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Gunns collapse. If only they’d been Skaffold members!

Gunns collapse. If only they’d been Skaffold members!

Chalk up another win for Skaffold members.

Substantial capital losses are difficult to make back and irrespective of whether you are still in accumulation mode, retiring or retired it is essential to avoid major losses. One way to do this of course is to diversify and ensure that losses are mitigated through position sizing. Another technique and the one we will discuss here, is to simply avoid the companies most likely to collapse.

This week Gunns (ASX:GNS), was placed into voluntary administration and happily for Skaffold members it is unlikely that anyone owned shares.

Gunn’s was never investment grade. Anyone who purchased the stock from 2003 onwards were taking a massive risk and Skaffold can explain why.

Skaffold’s Verdict (Figure. 1) is a picture of danger.

Figure 1. Skaffold Verdict. Gunns? Not-on-your-life!

The C Quality Score given to Gunns by Skaffold, is the worst possible score and the ‘5’ Performance Score is also the worst. Company’s that receive Skaffold’s C5 rating have the highest risk of permanent capital impairment.

More importantly, Skaffold’s Quality and Performance scores for Gunns have been sub investment-grade since 2005! (See Figure 2). You can instantly see that the Performance Score for Gunns was 4 in 2005.

Figure 2. Skaffold rates Gunns ‘uninvestible’ since 2005

Skaffold removes uncertainty, helping investors steer clear of companies like Gunns. And Skaffold does it more simply. Using the latest at-a-glance technology and the industries most visually rich interface, Skaffold now makes it simple to give a poor company a wide berth.

Drawing on decades of academic research that has now been backtested, Skaffold provides an automated graphical snapshot of every listed company’s ‘investibility’.

“Any time you see a 4 or a 5, or a C in a company’s Skaffold Score zip up your wallet.” Roger Montgomery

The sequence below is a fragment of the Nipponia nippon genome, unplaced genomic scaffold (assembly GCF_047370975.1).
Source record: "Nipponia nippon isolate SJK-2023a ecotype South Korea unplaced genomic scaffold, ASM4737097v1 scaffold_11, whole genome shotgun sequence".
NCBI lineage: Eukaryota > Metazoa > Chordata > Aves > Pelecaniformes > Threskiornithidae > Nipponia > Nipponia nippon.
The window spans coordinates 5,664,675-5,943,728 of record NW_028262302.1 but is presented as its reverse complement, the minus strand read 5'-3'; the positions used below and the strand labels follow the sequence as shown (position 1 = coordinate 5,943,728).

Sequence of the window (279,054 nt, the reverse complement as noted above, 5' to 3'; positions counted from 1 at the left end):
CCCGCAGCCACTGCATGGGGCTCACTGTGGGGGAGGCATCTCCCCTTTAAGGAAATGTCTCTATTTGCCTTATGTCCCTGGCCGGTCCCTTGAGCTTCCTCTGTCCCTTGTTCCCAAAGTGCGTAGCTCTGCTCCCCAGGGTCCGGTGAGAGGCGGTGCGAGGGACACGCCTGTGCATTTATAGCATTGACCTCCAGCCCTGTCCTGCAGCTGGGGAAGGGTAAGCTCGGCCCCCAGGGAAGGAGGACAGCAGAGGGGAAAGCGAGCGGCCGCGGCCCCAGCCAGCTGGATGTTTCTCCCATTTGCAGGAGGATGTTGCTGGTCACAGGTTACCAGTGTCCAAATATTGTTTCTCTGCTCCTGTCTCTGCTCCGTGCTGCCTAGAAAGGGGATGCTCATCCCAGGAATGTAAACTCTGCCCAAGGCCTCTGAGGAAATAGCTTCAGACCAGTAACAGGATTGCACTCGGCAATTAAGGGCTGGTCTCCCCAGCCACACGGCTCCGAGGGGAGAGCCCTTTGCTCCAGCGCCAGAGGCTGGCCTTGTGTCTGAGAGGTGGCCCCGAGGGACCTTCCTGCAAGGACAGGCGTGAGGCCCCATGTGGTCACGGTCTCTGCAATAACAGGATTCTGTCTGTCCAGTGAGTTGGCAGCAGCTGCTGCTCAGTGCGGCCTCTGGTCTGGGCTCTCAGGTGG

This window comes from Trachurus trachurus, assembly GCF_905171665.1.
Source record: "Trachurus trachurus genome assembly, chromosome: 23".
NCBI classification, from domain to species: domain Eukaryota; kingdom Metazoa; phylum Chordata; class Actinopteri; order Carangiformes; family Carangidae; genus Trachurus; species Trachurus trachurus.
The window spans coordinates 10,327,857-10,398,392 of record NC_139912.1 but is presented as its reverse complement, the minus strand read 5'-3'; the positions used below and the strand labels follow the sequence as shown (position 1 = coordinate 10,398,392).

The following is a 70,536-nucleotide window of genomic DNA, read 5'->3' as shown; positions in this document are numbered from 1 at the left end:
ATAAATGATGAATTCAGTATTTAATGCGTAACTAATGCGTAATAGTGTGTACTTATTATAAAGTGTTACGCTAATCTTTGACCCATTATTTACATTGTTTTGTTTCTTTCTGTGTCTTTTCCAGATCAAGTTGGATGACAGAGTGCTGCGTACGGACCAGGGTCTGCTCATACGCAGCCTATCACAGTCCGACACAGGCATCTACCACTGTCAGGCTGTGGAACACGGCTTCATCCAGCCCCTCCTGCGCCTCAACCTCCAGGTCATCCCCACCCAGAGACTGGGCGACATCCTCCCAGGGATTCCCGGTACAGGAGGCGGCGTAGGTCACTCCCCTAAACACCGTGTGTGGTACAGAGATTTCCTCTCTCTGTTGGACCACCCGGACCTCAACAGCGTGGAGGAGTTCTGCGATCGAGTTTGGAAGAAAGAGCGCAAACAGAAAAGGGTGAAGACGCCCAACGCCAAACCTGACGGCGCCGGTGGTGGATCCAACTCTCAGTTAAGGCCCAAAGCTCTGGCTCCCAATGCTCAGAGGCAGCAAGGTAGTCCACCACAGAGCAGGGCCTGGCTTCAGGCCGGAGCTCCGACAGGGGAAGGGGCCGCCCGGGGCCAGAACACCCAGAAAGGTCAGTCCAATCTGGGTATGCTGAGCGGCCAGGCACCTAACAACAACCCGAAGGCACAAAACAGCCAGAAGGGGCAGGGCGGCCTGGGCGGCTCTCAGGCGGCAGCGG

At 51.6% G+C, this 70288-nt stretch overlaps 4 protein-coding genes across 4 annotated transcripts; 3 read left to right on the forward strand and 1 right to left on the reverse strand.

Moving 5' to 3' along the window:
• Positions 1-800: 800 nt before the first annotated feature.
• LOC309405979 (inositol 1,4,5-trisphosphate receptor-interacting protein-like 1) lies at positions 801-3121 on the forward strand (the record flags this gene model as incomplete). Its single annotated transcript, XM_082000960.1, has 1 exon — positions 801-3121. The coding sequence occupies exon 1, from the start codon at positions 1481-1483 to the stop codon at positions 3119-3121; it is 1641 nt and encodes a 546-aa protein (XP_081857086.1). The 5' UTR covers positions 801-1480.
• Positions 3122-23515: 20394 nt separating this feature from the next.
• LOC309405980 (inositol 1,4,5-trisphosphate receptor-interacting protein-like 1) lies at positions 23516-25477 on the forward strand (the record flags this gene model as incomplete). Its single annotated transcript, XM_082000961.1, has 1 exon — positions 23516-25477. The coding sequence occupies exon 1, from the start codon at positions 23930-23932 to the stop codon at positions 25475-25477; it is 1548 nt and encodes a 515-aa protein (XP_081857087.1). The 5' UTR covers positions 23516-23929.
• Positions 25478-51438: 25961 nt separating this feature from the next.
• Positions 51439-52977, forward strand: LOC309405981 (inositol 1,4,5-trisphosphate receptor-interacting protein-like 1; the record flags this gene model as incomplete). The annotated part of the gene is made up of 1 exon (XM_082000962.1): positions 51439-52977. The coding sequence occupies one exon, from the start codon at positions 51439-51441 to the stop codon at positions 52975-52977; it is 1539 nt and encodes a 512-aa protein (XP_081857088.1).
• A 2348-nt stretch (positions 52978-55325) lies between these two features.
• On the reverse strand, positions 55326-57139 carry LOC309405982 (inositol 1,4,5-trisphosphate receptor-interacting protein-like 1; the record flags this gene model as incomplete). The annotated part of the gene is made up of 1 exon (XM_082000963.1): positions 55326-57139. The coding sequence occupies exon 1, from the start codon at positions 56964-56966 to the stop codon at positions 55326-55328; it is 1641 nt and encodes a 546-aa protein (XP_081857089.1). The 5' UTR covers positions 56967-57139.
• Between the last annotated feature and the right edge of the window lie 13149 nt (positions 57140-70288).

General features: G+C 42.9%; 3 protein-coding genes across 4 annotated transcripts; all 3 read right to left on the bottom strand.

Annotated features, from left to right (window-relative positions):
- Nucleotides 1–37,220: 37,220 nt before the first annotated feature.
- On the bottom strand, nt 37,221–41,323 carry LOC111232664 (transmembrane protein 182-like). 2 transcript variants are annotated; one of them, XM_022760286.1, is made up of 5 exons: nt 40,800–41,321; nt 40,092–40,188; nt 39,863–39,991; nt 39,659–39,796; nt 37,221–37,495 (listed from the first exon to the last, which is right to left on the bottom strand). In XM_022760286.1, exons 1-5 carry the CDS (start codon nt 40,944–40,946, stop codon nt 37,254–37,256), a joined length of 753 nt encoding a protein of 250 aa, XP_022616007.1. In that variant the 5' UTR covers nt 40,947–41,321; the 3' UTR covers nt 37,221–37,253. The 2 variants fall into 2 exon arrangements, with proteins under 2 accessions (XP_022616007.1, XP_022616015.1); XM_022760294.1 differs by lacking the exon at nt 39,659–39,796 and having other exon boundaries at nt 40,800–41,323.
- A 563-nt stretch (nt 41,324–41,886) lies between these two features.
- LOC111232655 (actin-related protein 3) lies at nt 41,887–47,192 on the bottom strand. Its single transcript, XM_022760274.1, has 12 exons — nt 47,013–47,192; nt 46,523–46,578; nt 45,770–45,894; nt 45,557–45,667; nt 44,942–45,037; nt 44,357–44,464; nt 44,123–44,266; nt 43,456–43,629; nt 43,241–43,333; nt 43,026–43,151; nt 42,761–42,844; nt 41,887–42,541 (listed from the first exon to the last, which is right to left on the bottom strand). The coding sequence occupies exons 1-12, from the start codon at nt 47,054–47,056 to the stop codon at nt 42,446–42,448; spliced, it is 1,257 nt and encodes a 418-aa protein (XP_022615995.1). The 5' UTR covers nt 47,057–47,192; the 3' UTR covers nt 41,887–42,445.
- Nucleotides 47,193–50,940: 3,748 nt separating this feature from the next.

Figure 3.

While an investor only investigates the highest quality companies for their portfolio, they should also ensure there is a discount to intrinsic value and that the intrinsic value of the company is rising. As can be seen in Figure 3. This was never the case for Gunns.

Montgomery Investment Management uses Skaffold to help it to the top of Australia’s fund management performance tables and at Montgomery, we think Skaffold is number #1 too.

Compared to the 98 Australian long-only equity funds ranked in the Mercers Survey to June 30, 2012, The Montgomery [Private] Fund ranked above them all and number #1.

Securing your investing future has to be easier if you can reliably avoid the Gunn’s of the investing landscape.

To prevent your portfolio from being shot by the next Gunns join Skaffold today and take advantage of decades of proven academic research and Australia’s favourite online investing research platform.

To learn more about Skaffold and take advantage of its powerful analytics and easy to use visual renderings of every listed Australian company Click Here


Roger Montgomery is the Founder and Chairman of Montgomery Investment Management. Roger has over three decades of experience in funds management and related activities, including equities analysis, equity and derivatives strategy, trading and stockbroking. Prior to establishing Montgomery, Roger held positions at Ord Minnett Jardine Fleming, BT (Australia) Limited and Merrill Lynch.

This post was contributed by a representative of Montgomery Investment Management Pty Limited (AFSL No. 354564). The principal purpose of this post is to provide factual information and not provide financial product advice. Additionally, the information provided is not intended to provide any recommendation or opinion about any financial product. Any commentary and statements of opinion however may contain general advice only that is prepared without taking into account your personal objectives, financial circumstances or needs. Because of this, before acting on any of the information provided, you should always consider its appropriateness in light of your personal objectives, financial circumstances and needs and should consider seeking independent advice from a financial advisor if necessary before making any decisions. This post specifically excludes personal advice.

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  1. Anyone who needs Skaffold to work out not to invest in a company like Gunns should probably steer clear of the stockmarket altogether.

  2. Hi Roger,

    At the other end of the enviromentally friendly scale to Gunns is Carbon Conscious (CCF). I looked at this company in Skaffold about a month ago and it appeared to have good prospects and was well below intrinsic value with a rating of B1. However, I notice now it’s prospects appear heavily downgraded although it remains a B1 company. Any paticular reason? The just released annual report reads ok.



    • The quality score is a predictor of catastrophe but a high score does not make the company immune to downgrades as part of the normal cycle of business. Too many poor years however would see the score fall below investment grade.

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